SGEC Webinar Series

2014 Webinar Series

Geriatric Emergency Preparedness 
Provided By The Geriatric Emergency Preparedness & Response (GEPR) Collaborative
Host: Stanford Geriatric Education Center
Facilitator: Melen McBride, PhD, RN, 
FGSA Associate Director

For Educators & Health Care Providers In All Health Disciplines

All you need is a computer with access to the Internet and speakers or a headphone to hear the presenters. Our service is compatible with Windows & Macintosh systems.

Register Online here

Standard Registration (without continuing education credit): 
FREE, No Cost CEU Registration (includes 1.0 hour CE credit per class): $15 for each webinar (refundable) 

Continuing Education Credit is Available:
Stanford Geriatric Education Center is accredited as a provider of continuing education for LCSW and MFT by California Board of Behavioral Sciences (Provider #4379) and designates each webinar for 1.0 CE credit.

For registered nurses, contact hours for continuing education credits are pending based on BRN approval.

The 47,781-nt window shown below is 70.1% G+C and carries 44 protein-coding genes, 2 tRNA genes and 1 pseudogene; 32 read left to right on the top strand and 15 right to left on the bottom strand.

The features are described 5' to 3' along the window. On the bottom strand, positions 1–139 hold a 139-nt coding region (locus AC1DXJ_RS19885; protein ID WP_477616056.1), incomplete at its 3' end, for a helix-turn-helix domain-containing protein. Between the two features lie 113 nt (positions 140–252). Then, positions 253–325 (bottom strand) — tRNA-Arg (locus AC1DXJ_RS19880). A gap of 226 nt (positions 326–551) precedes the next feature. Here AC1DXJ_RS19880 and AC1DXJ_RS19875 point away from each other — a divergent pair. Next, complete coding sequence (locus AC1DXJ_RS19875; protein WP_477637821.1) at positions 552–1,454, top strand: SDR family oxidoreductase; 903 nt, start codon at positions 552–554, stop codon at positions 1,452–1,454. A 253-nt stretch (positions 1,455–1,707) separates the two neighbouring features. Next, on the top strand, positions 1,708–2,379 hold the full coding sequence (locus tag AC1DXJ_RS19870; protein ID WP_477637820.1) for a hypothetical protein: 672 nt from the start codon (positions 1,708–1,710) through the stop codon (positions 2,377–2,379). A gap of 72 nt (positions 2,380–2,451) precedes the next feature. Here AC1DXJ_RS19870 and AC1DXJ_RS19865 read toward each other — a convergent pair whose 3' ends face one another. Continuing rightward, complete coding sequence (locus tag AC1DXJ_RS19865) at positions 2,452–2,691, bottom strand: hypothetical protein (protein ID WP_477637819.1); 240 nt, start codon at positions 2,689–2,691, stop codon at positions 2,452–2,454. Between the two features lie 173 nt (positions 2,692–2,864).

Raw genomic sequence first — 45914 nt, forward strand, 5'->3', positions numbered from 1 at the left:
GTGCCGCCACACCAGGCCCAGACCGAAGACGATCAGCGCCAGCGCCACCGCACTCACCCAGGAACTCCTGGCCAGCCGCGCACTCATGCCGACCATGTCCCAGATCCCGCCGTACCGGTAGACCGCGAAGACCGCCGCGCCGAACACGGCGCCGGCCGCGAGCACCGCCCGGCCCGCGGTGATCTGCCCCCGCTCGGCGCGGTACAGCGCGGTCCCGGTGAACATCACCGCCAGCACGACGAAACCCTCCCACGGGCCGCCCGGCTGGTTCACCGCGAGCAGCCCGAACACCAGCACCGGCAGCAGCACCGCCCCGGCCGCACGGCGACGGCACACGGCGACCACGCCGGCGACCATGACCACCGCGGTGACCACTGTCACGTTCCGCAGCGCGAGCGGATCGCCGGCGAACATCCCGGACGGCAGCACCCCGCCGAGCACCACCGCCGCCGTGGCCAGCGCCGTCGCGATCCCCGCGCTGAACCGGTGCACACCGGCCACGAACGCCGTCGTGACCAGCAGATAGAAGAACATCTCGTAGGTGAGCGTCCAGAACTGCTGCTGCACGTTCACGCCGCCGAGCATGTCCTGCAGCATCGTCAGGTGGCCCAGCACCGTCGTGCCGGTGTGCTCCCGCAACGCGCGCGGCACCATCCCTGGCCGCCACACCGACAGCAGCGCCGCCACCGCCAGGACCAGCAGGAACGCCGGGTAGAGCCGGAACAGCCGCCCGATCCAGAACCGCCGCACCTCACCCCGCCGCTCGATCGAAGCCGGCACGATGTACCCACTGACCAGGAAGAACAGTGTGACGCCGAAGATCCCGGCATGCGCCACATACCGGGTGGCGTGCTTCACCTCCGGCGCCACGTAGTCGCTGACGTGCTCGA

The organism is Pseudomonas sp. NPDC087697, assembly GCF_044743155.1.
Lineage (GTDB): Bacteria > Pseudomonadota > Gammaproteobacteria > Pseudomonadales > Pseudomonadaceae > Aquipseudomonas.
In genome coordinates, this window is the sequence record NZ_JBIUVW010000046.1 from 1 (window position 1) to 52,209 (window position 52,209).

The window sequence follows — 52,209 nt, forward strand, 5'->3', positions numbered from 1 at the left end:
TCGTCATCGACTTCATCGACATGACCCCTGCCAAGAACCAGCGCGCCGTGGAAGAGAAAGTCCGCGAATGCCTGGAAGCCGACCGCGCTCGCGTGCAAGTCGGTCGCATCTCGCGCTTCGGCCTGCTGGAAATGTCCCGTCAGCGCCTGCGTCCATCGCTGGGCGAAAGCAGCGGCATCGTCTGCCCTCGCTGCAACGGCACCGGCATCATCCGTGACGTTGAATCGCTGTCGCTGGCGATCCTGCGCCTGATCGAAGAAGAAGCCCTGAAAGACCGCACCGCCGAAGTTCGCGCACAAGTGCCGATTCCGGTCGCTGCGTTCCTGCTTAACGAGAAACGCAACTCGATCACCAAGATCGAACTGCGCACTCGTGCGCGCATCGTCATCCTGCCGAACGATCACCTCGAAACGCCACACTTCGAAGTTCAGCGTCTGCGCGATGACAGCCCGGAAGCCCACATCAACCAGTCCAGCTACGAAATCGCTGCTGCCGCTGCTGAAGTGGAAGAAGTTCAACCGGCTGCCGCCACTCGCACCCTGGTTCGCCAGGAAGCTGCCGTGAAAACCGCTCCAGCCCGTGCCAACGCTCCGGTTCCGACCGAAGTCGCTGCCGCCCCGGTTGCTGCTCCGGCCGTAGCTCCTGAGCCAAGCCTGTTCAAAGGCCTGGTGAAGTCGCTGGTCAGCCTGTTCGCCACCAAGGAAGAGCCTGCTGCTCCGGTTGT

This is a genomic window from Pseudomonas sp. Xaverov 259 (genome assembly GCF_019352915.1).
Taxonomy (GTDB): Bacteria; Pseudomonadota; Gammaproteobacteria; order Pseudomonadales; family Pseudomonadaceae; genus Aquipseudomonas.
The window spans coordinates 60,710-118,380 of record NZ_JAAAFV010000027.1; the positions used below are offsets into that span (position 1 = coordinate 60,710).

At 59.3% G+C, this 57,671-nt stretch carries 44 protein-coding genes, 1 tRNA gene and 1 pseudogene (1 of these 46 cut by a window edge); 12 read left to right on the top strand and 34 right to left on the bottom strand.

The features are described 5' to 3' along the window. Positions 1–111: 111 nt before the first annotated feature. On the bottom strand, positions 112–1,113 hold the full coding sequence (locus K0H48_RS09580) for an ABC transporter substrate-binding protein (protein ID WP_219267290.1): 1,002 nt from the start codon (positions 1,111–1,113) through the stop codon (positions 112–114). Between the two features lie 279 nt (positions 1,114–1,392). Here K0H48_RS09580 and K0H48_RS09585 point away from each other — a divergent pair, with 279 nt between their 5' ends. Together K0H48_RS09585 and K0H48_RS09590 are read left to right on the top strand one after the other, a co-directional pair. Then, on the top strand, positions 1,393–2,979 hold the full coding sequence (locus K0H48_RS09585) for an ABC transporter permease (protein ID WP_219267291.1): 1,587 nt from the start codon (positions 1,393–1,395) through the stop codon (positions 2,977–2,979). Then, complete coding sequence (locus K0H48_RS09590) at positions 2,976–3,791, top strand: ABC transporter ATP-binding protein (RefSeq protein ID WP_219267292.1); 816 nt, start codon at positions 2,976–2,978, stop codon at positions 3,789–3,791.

Please note: 
Completion of an electronic short evaluation survey immediately after the session is mandatory to receive the CE credit.

To register or for questions: Please contact Marian Tzuang, MSW, SGEC Program Coordinator at or call 650-721-1023

We accept VISA and Mastercard.  
Sorry, no other payment methods are accepted!

Webex Installation Instructions: 
If you have never attended a Webex conference, please review the installation and audio testing instructions.

All webinars will be 12:00-1:00 Pacific time unless otherwise indicated 
Please do not forward or post the link of the webinar recordings or use it in any way without prior permission from the Stanford Geriatric Education Center.

March 19, 2014

3-4 pm ET, 2-3 pm CT, 12-1 pm PT

Contributing to Ethnogeriatrics Health and Well Being Through Improving Community Health Resilience Capacities